What was the Biggest Upset in Boxing in 2011?
As they say, “That’s why they play the game.” Every year, results come down the pike that leave fans groping to make sense of it all, and 2011 was indeed the year of the upset. Today’s superstars can easily become tomorrow’s afterthoughts. In other sports, the idea of fighting your way to success is simply a metaphor. But in a sport where hungry fighters literally fight to get what they want in life, you can never assume what will happen in a boxing match. Here are 3 more reasons why you never really know what will happen in this sport.
2011 Upset of the Year: Orlando Salido KO 8 Juan Manuel Lopez
Even if you thought Lopez’ defensive liabilities would eventually catch up to him, you probably didn’t think the 11-loss Salido would be the man to turn the trick in their April bout. Lopez was making his way onto pound-for-pound lists, and at 30-0 (27), considered a budding superstar–gearing up for a featherweight superfight with fellow unbeaten Yuriorkis Gamboa.
Three consecutive 1st-round knockouts in his first three world title fights underlined his potential and wins over Ponce DeLeon, Gerry Penalosa, and Rafael Marquez, among others, seemed to have him poised for bigger things. And not there is anything wrong with Salido, who has shown himself to be a upper-echelon performer, going 23-3 since 2002 against good competition. But this was clearly meant to be a showcase for Lopez.
In splitting a pair of bouts with tough, but unexceptional Cristobal Cruz and losing a clear decision in his previous fight against Gamboa, Salido seemed to hit his level of a capable contender unable to compete with the top guns. Down twice in the 12th round against Gamboa, Lopez was going to presumably finish off the job. Think again.
There was some good back-and-forth, but before long, two things were becoming clear: Salido was walking through Lopez’ best shots and “Juanma” had no answer for Salido’s right hand. Not that the early rounds saw no success for the champion, but flush blasts to the head began to take their toll on Lopez, who was dropped in the 5th round. The pounding continued, with Salido mercilessly slamming the meaty part of Lopez’ head with bludgeoning rights. The slaughter was stopped midway through the 8th round.
Don’t forget to check out the rest of our 2011 boxing awards for dozens of different year-end awards and honors!
2nd Place: Nobuhiro Ishida TKO 1 James Kirkland
Kirkland, 27-0 (24) was in his 3rd comeback fight after a spell in the can. The hard-punching Texan was expected to dispatch of the Japanese visitor, fighting in the USA for the first time. With only one loss since 2004, Ishida was a step up from the cannon-fodder served up to Kirkland in his first two comeback fights, but hardly considered a threat. With 7 knockouts in 30 fights and being 35 years old, it wasn’t easy to see this coming.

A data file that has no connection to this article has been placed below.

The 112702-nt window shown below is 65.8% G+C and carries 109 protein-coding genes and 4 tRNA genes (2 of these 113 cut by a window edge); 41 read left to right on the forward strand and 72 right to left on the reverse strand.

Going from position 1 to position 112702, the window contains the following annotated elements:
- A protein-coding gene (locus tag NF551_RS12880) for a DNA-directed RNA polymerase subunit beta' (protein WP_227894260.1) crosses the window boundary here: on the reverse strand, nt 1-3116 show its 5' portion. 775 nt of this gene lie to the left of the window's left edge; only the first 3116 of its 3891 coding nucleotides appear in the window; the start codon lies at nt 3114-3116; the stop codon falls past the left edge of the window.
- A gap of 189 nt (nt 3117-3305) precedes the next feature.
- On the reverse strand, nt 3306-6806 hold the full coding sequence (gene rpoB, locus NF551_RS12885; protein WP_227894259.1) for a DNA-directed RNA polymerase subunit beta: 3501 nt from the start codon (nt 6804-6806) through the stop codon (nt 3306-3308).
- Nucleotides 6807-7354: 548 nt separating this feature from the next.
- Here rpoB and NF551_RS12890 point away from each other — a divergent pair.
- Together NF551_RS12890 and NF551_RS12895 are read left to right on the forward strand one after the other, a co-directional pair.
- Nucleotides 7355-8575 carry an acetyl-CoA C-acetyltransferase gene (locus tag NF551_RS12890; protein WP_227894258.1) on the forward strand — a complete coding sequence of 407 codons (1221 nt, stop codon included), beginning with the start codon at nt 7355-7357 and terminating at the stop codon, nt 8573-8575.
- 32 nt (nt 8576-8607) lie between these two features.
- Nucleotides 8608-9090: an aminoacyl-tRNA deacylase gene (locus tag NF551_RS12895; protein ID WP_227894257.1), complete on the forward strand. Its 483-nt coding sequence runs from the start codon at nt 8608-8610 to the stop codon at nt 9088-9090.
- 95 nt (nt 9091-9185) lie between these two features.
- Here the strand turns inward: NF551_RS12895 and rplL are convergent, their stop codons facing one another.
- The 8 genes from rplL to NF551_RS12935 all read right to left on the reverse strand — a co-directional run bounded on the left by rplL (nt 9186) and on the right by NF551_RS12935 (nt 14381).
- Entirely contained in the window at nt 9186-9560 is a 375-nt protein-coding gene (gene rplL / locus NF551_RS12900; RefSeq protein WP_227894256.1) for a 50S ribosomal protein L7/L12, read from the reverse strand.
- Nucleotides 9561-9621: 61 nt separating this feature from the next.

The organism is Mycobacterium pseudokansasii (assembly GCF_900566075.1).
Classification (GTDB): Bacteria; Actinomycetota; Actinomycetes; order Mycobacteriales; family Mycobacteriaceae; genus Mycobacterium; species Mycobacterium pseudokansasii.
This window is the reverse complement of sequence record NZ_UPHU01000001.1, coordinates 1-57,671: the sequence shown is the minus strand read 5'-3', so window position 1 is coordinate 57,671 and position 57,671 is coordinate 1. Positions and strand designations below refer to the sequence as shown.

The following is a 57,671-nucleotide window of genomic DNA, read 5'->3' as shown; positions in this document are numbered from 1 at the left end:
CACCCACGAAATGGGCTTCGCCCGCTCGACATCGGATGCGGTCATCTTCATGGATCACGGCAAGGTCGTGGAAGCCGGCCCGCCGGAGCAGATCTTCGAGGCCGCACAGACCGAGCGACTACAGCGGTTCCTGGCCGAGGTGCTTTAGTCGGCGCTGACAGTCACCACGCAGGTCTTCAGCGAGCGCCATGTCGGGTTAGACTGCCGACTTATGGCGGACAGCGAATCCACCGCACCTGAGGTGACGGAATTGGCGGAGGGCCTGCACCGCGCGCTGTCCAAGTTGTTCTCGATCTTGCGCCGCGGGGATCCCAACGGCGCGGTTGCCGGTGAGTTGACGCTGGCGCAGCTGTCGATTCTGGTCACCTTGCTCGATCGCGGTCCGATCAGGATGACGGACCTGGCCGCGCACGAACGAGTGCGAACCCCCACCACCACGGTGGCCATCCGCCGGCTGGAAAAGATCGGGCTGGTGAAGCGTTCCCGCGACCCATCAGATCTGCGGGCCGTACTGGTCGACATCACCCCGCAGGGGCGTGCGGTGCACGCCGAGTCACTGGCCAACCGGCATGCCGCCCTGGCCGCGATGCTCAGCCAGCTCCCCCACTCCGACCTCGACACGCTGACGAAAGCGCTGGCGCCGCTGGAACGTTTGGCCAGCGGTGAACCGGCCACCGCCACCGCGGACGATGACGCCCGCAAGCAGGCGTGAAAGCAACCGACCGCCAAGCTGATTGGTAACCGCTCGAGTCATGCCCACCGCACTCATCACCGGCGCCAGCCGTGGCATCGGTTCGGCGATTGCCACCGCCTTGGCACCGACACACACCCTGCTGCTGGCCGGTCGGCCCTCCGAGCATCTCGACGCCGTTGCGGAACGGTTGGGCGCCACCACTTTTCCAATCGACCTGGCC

Kirkland came out gunning, but was soon picked off by the sharpshooting Ishida. Down he went from crisply-thrown, but not terribly menacing-looking punches from the angular underdog. Unable to adjust, Kirkland continued running headlong into his opponent, who pelted him at will. After 1:52 and three knockdowns, ref Joe Cortez had seen enough and gave Kirkland the hook. He may have been able to continue, but looked very wobbly at the end. His inability to take Ishida’s shots was stunning, especially in light of Kirkland’s subsequent knockout win over Alfredo Angulo.
3rd Place: Lamont Peterson W12 Amir Khan
However you may feel about the result, not many people outside of Peterson’s camp thought it would be that close. The two points deducted from Khan were the deciding factors, throwing a light of controversy over this bout. But just because Peterson needed a few breaks to win doesn’t completely detract from the fact that it was a huge upset.
Peterson looked to be a good contender sort, a successful pro who lacked that extra something special. Against Timothy Bradley, he was stalwart, but otherwise uninspiring as he dropped a wide unanimous decision. With people thinking Bradley may have ducked Khan, whose stock had been on the rise, this one figured to be another rout. It was, at root, a stay-busy fight, a way for Khan to stay active while waiting for bigger fights–maybe even a match with Floyd Mayweather.
Peterson fought his tail off, wickedly attacking Khan’s body with a determined effort. Khan did well and probably enough to win the fight anywhere outside of Washington, D.C., but he was thrown off by the fierce fighting of the dogged challenger. Peterson put himself in position to win this fight and even if he wrongly benefited from a pair of points being taken away from Khan (for pushing of all things), that doesn’t mean he didn’t do exponentially better than anyone thought he would.